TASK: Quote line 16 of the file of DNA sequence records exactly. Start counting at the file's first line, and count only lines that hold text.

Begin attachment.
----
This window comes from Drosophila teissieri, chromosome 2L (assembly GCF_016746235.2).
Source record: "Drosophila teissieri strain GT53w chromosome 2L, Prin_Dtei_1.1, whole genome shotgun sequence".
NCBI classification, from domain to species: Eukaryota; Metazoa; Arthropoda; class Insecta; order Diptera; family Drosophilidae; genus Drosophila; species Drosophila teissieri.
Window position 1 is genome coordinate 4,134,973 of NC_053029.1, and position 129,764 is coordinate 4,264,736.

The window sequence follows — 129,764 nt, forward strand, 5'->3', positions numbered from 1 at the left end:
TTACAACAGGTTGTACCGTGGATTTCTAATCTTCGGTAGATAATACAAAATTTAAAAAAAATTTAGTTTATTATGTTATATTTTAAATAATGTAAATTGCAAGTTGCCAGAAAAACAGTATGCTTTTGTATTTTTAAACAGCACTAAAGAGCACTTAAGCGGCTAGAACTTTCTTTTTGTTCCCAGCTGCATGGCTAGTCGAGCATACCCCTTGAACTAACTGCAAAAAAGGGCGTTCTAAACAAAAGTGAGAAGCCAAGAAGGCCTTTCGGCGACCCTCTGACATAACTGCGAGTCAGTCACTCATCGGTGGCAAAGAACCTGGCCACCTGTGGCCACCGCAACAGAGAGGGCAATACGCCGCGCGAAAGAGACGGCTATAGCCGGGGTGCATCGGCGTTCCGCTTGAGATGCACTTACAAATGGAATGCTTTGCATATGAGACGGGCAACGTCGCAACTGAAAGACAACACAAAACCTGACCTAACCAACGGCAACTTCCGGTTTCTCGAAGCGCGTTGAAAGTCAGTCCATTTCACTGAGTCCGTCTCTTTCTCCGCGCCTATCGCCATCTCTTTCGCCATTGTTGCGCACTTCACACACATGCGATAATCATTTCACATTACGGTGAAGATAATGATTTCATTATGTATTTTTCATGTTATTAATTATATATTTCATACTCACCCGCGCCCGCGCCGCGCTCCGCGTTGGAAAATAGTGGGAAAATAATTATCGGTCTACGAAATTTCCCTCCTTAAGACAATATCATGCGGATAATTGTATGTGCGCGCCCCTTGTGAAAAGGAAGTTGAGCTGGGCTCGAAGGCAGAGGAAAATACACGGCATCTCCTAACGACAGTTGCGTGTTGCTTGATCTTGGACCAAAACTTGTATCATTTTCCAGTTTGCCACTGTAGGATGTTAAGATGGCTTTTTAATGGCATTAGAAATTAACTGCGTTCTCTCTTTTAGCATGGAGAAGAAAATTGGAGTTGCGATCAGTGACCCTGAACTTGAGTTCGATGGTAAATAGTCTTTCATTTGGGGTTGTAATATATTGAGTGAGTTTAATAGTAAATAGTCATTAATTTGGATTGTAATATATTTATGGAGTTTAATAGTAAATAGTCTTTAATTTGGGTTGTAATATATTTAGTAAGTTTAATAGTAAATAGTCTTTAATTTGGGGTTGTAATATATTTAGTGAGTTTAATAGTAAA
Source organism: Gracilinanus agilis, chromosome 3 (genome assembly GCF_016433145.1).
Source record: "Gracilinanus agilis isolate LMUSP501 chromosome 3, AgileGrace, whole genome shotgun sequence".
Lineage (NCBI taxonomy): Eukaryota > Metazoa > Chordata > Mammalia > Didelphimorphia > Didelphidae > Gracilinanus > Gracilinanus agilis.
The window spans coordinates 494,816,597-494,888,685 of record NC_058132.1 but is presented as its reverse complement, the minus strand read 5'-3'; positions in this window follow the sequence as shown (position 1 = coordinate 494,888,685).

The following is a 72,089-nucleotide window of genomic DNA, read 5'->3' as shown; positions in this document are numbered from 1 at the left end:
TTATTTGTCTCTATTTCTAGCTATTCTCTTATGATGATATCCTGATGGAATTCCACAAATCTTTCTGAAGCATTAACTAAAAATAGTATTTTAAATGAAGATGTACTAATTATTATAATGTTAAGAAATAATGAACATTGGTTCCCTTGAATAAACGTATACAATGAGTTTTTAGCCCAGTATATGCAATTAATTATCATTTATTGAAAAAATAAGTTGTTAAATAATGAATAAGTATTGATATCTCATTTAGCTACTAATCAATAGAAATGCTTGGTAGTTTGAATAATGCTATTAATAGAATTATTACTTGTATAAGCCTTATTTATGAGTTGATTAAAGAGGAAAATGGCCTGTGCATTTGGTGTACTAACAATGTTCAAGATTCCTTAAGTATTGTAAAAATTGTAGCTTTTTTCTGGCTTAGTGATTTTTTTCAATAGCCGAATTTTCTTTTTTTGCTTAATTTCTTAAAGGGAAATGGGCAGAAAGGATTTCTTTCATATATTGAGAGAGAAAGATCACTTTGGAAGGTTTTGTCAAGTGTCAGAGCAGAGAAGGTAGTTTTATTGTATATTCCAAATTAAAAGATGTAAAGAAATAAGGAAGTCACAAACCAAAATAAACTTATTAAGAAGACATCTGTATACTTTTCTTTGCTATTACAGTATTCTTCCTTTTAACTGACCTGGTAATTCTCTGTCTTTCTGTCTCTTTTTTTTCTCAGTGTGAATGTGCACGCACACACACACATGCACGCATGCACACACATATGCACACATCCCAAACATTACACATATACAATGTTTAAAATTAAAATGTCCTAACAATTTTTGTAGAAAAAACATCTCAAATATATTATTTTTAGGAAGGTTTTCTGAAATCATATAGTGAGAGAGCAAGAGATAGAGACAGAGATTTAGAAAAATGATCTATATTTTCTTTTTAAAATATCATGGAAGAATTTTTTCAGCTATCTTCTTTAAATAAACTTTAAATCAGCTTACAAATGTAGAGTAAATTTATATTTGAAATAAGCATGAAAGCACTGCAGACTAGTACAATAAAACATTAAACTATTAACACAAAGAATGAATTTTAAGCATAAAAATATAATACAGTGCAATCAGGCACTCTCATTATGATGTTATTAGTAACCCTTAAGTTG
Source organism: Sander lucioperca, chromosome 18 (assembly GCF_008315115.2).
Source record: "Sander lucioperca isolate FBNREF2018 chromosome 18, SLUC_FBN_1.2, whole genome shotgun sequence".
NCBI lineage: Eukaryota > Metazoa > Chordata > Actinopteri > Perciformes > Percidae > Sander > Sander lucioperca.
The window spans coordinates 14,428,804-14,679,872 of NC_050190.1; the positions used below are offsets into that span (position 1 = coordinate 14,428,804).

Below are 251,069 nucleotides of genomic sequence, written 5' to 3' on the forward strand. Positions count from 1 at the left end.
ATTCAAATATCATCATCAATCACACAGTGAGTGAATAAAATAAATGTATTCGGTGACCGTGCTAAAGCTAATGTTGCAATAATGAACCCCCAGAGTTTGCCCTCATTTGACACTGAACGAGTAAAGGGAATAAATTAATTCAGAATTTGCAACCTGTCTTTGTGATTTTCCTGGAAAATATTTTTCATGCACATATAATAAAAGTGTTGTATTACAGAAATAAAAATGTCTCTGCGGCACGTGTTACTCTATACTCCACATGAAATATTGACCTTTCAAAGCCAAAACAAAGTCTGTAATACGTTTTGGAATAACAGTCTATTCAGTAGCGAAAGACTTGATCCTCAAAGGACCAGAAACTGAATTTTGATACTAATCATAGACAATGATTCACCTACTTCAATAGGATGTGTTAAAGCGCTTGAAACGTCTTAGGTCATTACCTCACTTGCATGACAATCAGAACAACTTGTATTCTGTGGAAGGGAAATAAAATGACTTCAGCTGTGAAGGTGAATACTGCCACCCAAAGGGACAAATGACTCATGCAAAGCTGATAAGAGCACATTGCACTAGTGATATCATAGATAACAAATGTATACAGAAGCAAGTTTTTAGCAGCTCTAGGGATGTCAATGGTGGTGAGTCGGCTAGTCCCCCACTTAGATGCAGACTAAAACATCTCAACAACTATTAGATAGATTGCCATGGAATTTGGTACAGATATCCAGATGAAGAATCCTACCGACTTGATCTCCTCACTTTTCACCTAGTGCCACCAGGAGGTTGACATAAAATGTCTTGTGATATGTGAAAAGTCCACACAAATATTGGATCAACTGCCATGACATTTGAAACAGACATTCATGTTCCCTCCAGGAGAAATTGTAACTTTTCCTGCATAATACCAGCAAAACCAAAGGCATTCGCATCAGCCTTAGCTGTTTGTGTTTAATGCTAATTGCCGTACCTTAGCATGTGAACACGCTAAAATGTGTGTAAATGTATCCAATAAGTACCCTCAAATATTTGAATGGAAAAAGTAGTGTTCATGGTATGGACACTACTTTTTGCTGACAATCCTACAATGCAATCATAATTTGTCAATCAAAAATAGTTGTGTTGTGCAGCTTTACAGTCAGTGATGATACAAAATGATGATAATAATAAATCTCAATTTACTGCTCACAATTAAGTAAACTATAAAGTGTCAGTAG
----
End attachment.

The window spans coordinates 14,428,804-14,679,872 of NC_050190.1; the positions used below are offsets into that span (position 1 = coordinate 14,428,804).